“It’s become this safe haven for chiropractors who may be struggling in practice to come around and feel the love,” Hubbard says. “You may get beat up all week, but then you come here and you’ll feel refreshed. You can take something tangible from it. The thing I love best about it is the fellowship.”
It’s been such a positive experience for Hubbard that he even began inviting his patients to C.O.R.E. Nine of them, he enthusiastically reports, have gone on to become chiropractors themselves. The most recent convert was so intrigued that he began volunteering to work the bar at C.O.R.E. events. “Here he was, just a patient of mine who got excited about Chiropractic,” Hubbard says. “I invited him, and now he’s there at every meeting and he’s pumped. He’s already getting to hear some of the best speakers around, and he’ll be starting chiropractic college in June.”
But C.O.R.E. doesn’t just begin and end with its monthly meetings. There are many ways in which it fosters community and collaboration. When San Diego was plagued by wildfires recently, Hubbard called on the inner circle of C.O.R.E. and within hours had 20 DCs out in the field adjusting and serving thousands of firefighters. The organization prides itself on helping those in need.
Hubbard recalls a time when one of his fellow members injured himself at the gym. “I made a few phone calls, and we had chiropractors stepping in for free and covering his practice for four or five days until he was able to work again. It’s refreshing to see we’ve got each others’ backs, and that we all have one mission—to serve our communities on the biggest level possible. To do that, though, we’ve got to serve each other first.”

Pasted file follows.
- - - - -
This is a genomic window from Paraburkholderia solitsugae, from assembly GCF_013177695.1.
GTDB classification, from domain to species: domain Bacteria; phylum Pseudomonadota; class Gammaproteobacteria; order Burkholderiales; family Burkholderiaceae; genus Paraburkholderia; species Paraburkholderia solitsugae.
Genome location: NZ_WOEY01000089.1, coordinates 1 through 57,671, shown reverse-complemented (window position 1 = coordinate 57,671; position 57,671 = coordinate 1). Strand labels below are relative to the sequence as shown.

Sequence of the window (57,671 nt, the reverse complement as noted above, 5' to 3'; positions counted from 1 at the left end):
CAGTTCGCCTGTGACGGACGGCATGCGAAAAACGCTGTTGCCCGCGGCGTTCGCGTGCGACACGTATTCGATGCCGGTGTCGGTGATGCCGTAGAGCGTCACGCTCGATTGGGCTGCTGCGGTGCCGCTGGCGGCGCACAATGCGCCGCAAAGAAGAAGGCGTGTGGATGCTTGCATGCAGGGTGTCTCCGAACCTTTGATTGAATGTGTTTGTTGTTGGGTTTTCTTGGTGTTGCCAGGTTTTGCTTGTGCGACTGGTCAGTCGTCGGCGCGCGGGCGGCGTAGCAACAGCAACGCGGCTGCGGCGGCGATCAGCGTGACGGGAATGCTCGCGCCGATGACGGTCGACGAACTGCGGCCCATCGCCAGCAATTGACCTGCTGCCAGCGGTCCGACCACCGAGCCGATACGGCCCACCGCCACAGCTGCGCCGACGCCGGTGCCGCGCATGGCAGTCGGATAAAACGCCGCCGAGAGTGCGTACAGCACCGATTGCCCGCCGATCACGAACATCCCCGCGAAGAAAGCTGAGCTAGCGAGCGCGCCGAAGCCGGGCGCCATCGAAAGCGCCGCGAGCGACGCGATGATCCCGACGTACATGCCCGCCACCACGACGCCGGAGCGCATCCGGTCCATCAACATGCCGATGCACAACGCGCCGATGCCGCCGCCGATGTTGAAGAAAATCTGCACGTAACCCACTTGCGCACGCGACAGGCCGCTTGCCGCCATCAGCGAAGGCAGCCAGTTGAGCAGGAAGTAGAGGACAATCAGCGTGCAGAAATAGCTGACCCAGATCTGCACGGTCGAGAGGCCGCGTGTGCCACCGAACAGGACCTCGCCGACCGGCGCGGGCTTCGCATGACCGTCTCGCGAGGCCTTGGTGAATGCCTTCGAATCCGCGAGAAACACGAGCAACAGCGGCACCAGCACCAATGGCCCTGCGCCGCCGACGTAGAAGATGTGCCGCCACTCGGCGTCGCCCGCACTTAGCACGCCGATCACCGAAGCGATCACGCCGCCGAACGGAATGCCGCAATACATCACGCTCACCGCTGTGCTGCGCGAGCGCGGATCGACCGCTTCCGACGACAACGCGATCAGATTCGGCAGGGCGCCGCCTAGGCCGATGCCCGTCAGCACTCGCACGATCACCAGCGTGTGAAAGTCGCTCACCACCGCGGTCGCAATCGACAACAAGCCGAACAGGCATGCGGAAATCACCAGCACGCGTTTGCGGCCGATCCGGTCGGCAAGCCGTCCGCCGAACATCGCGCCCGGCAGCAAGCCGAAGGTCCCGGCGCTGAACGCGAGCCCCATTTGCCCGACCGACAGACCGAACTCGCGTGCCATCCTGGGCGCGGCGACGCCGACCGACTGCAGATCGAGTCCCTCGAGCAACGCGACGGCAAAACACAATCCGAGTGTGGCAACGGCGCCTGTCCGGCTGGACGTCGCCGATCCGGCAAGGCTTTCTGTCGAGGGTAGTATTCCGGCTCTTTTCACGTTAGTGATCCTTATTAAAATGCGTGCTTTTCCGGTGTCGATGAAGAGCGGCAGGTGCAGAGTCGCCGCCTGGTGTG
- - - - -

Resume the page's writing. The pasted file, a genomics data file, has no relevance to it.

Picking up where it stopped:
In keeping with this spirit, the members of C.O.R.E.’s San Diego group have begun opening their practices to one another, choosing a new doctor to shadow each month. “You can’t walk into [another doctor’s] office and not learn something,” Hubbard says. “It could be one pamphlet, one thing you see on the wall. It just keeps you on your A-game.”
Clum is reminded of a maxim of Life University founder Dr. Sid E. Williams: No one of us is as smart as all of us. “To have somebody at your elbow who can help you and give you a fresh perspective,” Clum says, “somebody who’ll look at a patient [with] you and vice versa—when I came up in Chiropractic, nobody did that. You had your patients, and I had mine and never the twain shall meet. And that was a very unproductive scenario.”
Nowadays, creative approaches to chiropractic collaboration not only include the exchange of ideas and opinions, but also the sharing of physical facilities. For example, there aren’t many DCs for whom it makes sense to run an X-ray machine 24-7. But if you put three or four doctors together in an office sharing not only that machine, but computers, record-keeping and phone systems as well as real estate, the result is a tremendous savings in overhead that creates more streamlined, successful practices with stronger returns on investment. “The sheer economics of the moment requires that people get leaner and meaner in those areas,” says Clum. “You can bring in a billing specialist that maybe one office can’t afford but that a consortium can handle, no problem.”
That is to say nothing of the vast improvements in quality of life that come with this kind of partnership. “When you’re in a single-doc office, you’re lucky if you get a week off every five years,” says Clum. “But if you’ve got six people working in an office, there’s a way to do this where every one of us gets two months off, and that’s not a bad thing.”
In just about every way imaginable, the collaboration Hubbard and Clum celebrate through C.O.R.E. and “Chiropractic Peace” is a plus—it elevates the competency of the individual, which in turn elevates the entire profession.
“I don’t see a level where the collaborative model doesn’t work,” Clum says. “It works economically, it works for the patient, it works for the staff, it works for the practitioner, [it works for the profession]. Our biggest challenge is finding out how to play together in the sandbox. Other disciplines have had collaborative orientations and activities for centuries. We’ve been slow to the game, but it’s here, and we need to learn more and figure out how to make this work. I think it has the potential to make practice more fulfilling, more profitable and the care rendered more productive. You can’t lose with that formula.”